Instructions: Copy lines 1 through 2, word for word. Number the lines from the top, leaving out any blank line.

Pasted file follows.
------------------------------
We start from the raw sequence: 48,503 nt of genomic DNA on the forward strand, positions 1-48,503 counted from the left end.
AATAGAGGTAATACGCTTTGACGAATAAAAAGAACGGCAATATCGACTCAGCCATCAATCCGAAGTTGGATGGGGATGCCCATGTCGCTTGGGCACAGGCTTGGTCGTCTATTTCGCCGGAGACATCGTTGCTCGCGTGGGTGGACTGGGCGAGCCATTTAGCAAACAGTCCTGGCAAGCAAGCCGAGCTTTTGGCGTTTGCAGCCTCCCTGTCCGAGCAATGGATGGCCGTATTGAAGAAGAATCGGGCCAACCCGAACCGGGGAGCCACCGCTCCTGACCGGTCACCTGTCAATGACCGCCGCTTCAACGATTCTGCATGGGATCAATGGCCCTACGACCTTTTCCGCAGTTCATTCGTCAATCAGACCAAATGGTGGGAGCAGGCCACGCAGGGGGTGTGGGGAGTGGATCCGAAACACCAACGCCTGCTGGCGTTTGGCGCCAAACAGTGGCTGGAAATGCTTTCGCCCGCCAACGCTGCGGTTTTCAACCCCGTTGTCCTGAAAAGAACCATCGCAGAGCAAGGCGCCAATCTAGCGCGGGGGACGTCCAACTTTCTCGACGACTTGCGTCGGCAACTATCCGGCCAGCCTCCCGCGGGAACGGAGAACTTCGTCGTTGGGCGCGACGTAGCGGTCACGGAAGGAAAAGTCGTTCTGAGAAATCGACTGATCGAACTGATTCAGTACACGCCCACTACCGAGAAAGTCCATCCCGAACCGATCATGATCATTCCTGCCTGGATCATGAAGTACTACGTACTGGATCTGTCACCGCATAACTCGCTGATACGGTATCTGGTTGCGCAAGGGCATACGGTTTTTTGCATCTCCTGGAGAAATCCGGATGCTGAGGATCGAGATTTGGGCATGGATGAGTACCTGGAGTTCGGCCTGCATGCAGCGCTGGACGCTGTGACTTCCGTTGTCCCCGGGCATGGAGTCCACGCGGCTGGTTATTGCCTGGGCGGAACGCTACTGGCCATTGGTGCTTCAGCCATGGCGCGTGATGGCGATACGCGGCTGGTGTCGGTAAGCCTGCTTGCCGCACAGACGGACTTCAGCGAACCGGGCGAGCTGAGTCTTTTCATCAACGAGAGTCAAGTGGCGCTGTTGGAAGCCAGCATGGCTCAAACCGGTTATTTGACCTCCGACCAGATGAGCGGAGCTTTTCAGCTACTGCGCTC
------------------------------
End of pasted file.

We start from the raw sequence: 48,503 nt of genomic DNA on the forward strand, positions 1-48,503 counted from the left end.
AATAGAGGTAATACGCTTTGACGAATAAAAAGAACGGCAATATCGACTCAGCCATCAATCCGAAGTTGGATGGGGATGCCCATGTCGCTTGGGCACAGGCTTGGTCGTCTATTTCGCCGGAGACATCGTTGCTCGCGTGGGTGGACTGGGCGAGCCATTTAGCAAACAGTCCTGGCAAGCAAGCCGAGCTTTTGGCGTTTGCAGCCTCCCTGTCCGAGCAATGGATGGCCGTATTGAAGAAGAATCGGGCCAACCCGAACCGGGGAGCCACCGCTCCTGACCGGTCACCTGTCAATGACCGCCGCTTCAACGATTCTGCATGGGATCAATGGCCCTACGACCTTTTCCGCAGTTCATTCGTCAATCAGACCAAATGGTGGGAGCAGGCCACGCAGGGGGTGTGGGGAGTGGATCCGAAACACCAACGCCTGCTGGCGTTTGGCGCCAAACAGTGGCTGGAAATGCTTTCGCCCGCCAACGCTGCGGTTTTCAACCCCGTTGTCCTGAAAAGAACCATCGCAGAGCAAGGCGCCAATCTAGCGCGGGGGACGTCCAACTTTCTCGACGACTTGCGTCGGCAACTATCCGGCCAGCCTCCCGCGGGAACGGAGAACTTCGTCGTTGGGCGCGACGTAGCGGTCACGGAAGGAAAAGTCGTTCTGAGAAATCGACTGATCGAACTGATTCAGTACACGCCCACTACCGAGAAAGTCCATCCCGAACCGATCATGATCATTCCTGCCTGGATCATGAAGTACTACGTACTGGATCTGTCACCGCATAACTCGCTGATACGGTATCTGGTTGCGCAAGGGCATACGGTTTTTTGCATCTCCTGGAGAAATCCGGATGCTGAGGATCGAGATTTGGGCATGGATGAGTACCTGGAGTTCGGCCTGCATGCAGCGCTGGACGCTGTGACTTCCGTTGTCCCCGGGCATGGAGTCCACGCGGCTGGTTATTGCCTGGGCGGAACGCTACTGGCCATTGGTGCTTCAGCCATGGCGCGTGATGGCGATACGCGGCTGGTGTCGGTAAGCCTGCTTGCCGCACAGACGGACTTCAGCGAACCGGGCGAGCTGAGTCTTTTCATCAACGAGAGTCAAGTGGCGCTGTTGGAAGCCAGCATGGCTCAAACCGGTTATTTGACCTCCGACCAGATGAGCGGAGCTTTTCAGCTACTGCGCTC